Not in this case. Because of the low density of methane compared to RP-1, a Raptor-based upper-stage would have very different dimensions from the existing Merlin US. That means a major change to the TEL and fuelling systems, which makes it incompatible with F9 and FH-standard launches. And thanks to the layout of the launchpads, it would be hard to run parallel HIF/TEL lines.

    Re: USAF’s intentions.

    The only payloads that would require a larger US also require vertical payload integration. That requires a change to the entire pad infrastructure. So going any further would be a huge commitment.

    AIUI, the USAF was just promoting new engine development, promoting the art, annoyed at the dependence on Russian engines and the lack of development by the traditional players.

    But speculating: by focusing on upper-stages with FH, they were also cheaply buying insurance in case Boeing/ULA threatened to abandon Delta IV unless they got moar dollars. At some point it would be cheaper to bite the bullet and switch launchers than continue paying ransom, that makes it less likely that Boeing/ULA will push things too far.

    Musk has said to expect some sort of mitigation to his previous ITS all-or-bust plan.

    Given that they’ve been working on this for years before Musk’s announcement, and that the last announcement was a huge shift from the expected plan, I’m not expecting anything significant so soon. But we won’t know until we know.

  • duheagle

    9 SpaceX launches. 13 USA launches.

  • duheagle

    Shotwell recently said the Raptor test engines are sub-scale. So that controversy is dead. Paul and I were wrong.

    Shotwell also said Raptor may yet figure in Falcon’s future. To me that says new, bigger, reusable upper stage. The USAF contract already made this a non-issue – it’s the stated purpose of the work.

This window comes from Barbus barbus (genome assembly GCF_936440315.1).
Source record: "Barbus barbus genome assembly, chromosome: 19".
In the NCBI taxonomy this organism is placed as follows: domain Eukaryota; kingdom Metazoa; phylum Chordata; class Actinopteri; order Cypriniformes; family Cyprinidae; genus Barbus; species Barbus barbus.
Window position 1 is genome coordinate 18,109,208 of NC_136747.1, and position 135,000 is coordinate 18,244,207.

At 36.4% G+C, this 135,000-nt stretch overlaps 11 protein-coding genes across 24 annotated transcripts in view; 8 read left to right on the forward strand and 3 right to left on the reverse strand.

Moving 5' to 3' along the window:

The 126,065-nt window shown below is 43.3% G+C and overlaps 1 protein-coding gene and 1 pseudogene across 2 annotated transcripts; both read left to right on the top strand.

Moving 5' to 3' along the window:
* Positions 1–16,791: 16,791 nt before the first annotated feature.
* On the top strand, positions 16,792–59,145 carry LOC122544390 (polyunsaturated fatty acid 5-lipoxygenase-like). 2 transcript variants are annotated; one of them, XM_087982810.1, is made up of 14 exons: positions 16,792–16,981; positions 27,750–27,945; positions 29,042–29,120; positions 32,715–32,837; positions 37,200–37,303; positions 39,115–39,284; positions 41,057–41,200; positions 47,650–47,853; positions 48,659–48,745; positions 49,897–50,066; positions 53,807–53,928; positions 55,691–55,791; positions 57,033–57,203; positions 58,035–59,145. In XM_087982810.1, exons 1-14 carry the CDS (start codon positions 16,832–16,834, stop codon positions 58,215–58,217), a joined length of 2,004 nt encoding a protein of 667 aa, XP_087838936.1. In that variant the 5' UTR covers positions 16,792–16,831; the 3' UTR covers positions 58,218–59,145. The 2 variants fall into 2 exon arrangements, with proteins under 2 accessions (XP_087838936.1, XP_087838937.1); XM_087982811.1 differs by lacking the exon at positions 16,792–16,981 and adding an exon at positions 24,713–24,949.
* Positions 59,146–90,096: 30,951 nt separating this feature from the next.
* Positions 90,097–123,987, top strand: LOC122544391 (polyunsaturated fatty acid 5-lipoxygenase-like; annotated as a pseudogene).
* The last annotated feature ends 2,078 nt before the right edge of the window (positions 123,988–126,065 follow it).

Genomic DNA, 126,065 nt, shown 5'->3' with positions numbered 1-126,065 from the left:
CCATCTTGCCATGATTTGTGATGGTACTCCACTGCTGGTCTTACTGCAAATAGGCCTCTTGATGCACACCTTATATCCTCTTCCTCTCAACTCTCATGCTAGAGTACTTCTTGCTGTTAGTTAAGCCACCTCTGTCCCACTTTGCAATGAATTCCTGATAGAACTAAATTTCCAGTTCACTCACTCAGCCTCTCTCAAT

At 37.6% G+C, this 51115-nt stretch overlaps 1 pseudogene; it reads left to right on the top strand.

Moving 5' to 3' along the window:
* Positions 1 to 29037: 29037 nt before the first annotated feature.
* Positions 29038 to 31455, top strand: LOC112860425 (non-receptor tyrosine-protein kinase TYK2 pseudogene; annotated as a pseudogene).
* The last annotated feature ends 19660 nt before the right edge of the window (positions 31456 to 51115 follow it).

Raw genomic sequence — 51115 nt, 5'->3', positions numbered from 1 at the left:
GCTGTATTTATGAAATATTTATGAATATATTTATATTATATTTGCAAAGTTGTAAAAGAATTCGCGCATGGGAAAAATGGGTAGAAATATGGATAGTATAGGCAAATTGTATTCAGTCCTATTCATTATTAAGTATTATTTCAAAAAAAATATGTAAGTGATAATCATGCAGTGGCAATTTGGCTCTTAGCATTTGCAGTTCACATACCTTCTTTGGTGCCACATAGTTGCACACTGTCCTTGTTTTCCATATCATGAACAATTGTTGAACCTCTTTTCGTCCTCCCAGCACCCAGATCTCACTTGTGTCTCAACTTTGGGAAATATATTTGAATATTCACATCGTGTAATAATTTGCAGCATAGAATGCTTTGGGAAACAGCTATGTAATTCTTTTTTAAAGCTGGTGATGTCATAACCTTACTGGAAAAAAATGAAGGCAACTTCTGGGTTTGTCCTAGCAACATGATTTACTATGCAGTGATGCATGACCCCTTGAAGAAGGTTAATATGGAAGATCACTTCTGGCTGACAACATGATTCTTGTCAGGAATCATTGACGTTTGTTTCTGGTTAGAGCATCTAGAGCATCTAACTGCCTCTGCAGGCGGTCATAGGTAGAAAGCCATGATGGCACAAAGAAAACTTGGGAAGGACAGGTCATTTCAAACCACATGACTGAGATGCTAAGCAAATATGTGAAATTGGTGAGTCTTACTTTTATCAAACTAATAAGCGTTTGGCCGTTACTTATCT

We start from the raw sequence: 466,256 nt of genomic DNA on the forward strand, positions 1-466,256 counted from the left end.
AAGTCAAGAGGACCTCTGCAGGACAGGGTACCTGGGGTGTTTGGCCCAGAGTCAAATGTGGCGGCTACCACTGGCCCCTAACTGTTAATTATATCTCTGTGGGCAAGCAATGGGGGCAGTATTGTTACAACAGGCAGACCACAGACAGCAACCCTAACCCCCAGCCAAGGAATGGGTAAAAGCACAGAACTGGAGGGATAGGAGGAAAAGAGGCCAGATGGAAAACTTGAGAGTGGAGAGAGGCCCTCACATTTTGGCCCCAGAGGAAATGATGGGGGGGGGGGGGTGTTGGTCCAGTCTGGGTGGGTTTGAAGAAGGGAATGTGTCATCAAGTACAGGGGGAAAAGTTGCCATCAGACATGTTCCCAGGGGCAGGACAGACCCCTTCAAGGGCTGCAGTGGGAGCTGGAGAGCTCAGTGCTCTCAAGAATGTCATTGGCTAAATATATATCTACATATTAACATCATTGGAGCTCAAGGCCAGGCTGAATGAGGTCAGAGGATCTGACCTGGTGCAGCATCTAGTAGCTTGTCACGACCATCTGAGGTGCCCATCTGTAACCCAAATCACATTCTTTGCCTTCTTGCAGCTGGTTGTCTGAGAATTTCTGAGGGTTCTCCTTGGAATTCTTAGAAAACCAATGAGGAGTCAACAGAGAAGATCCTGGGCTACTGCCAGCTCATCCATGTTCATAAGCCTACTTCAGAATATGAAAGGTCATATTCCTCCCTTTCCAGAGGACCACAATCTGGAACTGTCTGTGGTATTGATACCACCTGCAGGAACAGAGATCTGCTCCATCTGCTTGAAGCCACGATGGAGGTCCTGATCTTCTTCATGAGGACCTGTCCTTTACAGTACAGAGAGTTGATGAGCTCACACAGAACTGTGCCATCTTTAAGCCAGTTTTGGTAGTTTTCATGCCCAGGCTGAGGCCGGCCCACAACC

There is this meme going around in certain quarters that the BFR tank test was a “failure.” It was a deliberate test-to-failure. That’s something a lot of rocket parts get subjected to in order to see how much beyond-spec margin actually exists in an as-built component. There is zero basis for assuming any deficiency in the test article composite tank. SpaceX never intended the tank to come back intact. That’s why the pressure testing was done at sea on a barge – so that any uncontained shrapnel wouldn’t hit anything.

    As for a methalox Falcon replacement, there is no business case whatsoever for such a thing. The Falcons will get new, fatter, Raptor-powered upper stages to more or less complete their march to full reusablility, but the Falcon 9 1st stage will stay largely as it is about to be (Block 5). SpaceX has invested much time and money in getting Falcon 9/H to where they are now. Mars needs money. The way to get it is to operate the ever-loving heck out of Falcon 9/H, not to abandon both in favor of some new replacement that will absorb, not generate, revenue. “BFR-Jr” is the fever dream of people who don’t understand business.

    The notional schedule for BFR/BFS is to get both to the prototype stage in five or six years. That is what will be absorbing the major part of SpaceX’s efforts as soon as a year from now.

  • duheagle

    The “pragmatic route to BFR/BFS is to go at them directly.

  • Paul451

    There is this meme going around in certain quarters that the BFR tank test was a “failure.” It was a deliberate test-to-failure. […] There is zero basis for assuming any deficiency in the test article composite tank.